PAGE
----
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Methylphenidate HCl or Modafinil in Treating Young Patients With Excessive Daytime Sleepiness After Cancer Therapy

This study has been terminated.
(Study only randomized 1 subject and was determined not feasible by DSMB)
Sponsor:
Collaborator:
Information provided by (Responsible Party):
University of South Florida
ClinicalTrials.gov Identifier:
NCT01348607
First received: May 4, 2011
Last updated: January 23, 2014
Last verified: January 2014

May 4, 2011
January 23, 2014
July 2010
November 2012   (final data collection date for primary outcome measure)
Average Daytime Napping Minutes in a Week [ Time Frame: 29 days ] [ Designated as safety issue: No ]
Outcome measure was the total of daytime napping minutes in a week as assessed by participant sleep diaries
Average daytime napping minutes in a week as measured by actigraphy [ Designated as safety issue: No ]
Complete list of historical versions of study NCT01348607 on ClinicalTrials.gov Archive Site
Adverse Events [ Time Frame: 29 days ] [ Designated as safety issue: Yes ]
Adverse events assessed at all subject visits by interviews with the subject and the subject's parent/ primary caregiver.
  • Improvement in symptoms associated with excessive daytime sleepiness as measured by the Cleveland Adolescent Sleepiness Questionnaire or Pediatric Daytime Sleepiness Scale [ Designated as safety issue: No ]
  • Change in the average daily napping minutes from baseline to days 8-14 [ Designated as safety issue: No ]
  • Quality of life as measured by the PedsQL Quality of Life Inventory 4.0 [ Designated as safety issue: No ]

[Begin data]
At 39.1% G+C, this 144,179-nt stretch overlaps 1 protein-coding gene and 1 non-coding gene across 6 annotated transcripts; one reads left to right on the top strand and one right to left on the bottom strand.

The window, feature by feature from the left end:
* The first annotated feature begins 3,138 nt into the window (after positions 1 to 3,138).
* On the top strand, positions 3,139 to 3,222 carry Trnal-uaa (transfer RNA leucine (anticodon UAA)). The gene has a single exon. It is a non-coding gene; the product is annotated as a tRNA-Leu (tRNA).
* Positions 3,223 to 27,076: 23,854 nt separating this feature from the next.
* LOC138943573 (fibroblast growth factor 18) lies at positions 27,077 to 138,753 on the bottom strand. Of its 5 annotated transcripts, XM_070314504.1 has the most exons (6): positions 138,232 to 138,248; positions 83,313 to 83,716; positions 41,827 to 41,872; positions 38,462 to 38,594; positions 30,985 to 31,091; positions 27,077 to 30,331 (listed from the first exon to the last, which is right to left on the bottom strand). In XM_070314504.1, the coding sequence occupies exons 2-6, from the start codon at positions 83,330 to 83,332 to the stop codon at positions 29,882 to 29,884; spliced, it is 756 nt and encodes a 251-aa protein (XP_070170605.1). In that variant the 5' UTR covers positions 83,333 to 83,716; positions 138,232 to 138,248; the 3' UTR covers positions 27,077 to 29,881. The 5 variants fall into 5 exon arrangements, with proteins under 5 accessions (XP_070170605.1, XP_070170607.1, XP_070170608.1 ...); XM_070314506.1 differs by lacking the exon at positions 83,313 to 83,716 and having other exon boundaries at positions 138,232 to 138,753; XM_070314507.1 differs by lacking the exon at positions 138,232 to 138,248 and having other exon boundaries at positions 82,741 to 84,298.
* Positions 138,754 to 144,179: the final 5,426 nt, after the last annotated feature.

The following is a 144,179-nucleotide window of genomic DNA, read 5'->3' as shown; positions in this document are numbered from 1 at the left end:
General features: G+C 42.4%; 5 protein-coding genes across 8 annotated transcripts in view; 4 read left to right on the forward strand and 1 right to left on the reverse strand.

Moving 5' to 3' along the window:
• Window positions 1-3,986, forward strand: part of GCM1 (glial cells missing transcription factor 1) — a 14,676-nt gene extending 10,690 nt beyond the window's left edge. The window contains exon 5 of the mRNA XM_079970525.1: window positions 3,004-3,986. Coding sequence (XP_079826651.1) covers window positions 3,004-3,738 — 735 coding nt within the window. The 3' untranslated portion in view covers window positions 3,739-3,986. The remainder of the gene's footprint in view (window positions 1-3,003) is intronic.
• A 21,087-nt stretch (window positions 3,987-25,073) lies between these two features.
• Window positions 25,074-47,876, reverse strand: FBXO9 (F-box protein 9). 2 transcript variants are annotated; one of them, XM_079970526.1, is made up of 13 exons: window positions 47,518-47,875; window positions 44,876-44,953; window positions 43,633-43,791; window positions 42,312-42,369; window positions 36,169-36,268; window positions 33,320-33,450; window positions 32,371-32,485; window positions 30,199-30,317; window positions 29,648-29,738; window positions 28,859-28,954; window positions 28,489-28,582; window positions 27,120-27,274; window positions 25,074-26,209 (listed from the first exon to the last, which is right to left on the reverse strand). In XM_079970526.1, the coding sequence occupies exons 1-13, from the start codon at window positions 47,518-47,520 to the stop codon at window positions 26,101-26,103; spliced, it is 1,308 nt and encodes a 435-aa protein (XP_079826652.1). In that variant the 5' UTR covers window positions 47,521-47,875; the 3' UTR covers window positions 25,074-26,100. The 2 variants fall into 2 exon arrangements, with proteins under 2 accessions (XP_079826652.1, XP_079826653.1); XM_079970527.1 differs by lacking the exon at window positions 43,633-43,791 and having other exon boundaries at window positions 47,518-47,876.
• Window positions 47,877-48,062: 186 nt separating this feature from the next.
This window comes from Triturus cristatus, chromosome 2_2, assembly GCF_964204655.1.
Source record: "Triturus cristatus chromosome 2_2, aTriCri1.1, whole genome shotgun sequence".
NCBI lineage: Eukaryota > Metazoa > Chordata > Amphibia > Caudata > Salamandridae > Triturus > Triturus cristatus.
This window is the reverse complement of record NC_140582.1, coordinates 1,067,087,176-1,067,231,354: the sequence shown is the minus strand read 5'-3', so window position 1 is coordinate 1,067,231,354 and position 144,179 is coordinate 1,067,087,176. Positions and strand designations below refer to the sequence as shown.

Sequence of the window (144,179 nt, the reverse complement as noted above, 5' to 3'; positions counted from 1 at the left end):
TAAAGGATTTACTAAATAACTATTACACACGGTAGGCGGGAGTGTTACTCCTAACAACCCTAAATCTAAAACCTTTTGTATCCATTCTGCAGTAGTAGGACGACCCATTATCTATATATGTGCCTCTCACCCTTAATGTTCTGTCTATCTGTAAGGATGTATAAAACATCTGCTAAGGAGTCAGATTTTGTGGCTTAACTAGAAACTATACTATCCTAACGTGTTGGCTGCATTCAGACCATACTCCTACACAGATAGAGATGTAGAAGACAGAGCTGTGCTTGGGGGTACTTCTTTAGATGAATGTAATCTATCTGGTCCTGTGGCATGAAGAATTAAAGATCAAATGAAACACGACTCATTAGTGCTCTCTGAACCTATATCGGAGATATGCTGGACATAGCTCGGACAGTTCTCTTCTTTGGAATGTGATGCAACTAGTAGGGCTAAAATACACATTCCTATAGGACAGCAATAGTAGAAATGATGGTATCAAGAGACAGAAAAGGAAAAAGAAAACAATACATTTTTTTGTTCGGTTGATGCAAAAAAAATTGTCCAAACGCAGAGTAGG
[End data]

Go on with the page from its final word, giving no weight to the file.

• Fatigue as measured by the PedsQL Multidimensional Fatigue Scale [ Designated as safety issue: No ]
  • Adverse events [ Designated as safety issue: Yes ]
Not Provided
Not Provided
 
Methylphenidate HCl or Modafinil in Treating Young Patients With Excessive Daytime Sleepiness After Cancer Therapy
A Randomized, Phase II Placebo-controlled Study of the Use of Extended-release Methylphenidate or Modafinil for the Treatment of Excessive Daytime Sleepiness in Children Following Cancer Therapy

RATIONALE: Methylphenidate hydrochloride or modafinil may help reduce daytime sleepiness and improve the quality of life of patients with excessive daytime sleepiness after cancer therapy. It is not yet known whether methylphenidate hydrochloride or modafinil are more effective than a placebo in reducing daytime sleepiness in these patients.

PURPOSE: This randomized phase II trial is studying methylphenidate hydrochloride or modafinil to see how well they work compared with a placebo in treating young patients with excessive daytime sleepiness after cancer therapy.

OBJECTIVES:

Primary

  • Compare the efficacy of methylphenidate hydrochloride and modafinil to placebo in pediatric patients with excessive daytime sleepiness following cancer therapy.

Secondary

  • Compare the efficacy of half dose methylphenidate hydrochloride and modafinil to placebo in these patients.
  • Assess the effects of these regimens on daytime sleepiness as measured by the Pediatric Daytime Sleepiness Scale or the Cleveland Adolescent Sleepiness Questionnaire.
  • Assess the effects of somnolence symptoms on fatigue as measured by the PedsQL Multidimensional Fatigue Scale.
  • Assess the effects of somnolence symptoms on the quality of life as measured by the PedsQL Quality of Life Inventory 4.0.
  • Determine the incidence of side effects associated with these regimens.
  • Determine the prevalence of sleep complaints as measured by the Pediatric Sleep Questionnaire. (Exploratory)

OUTLINE: This is a multicenter study. Patients are stratified according to age (8-10 years vs 11-12 years vs 13-17 years vs 18-25 years). Patients are randomized to 1 of 3 treatment arms.

  • Arm I: Patients receive oral methylphenidate hydrochloride extended-release once daily for 7-42 days in the absence of unacceptable toxicity.
  • Arm II: Patients receive oral modafinil once daily for 7-42 days in the absence of unacceptable toxicity.
  • Arm III: Patients receive oral placebo once daily for 7-42 days in the absence of unacceptable toxicity.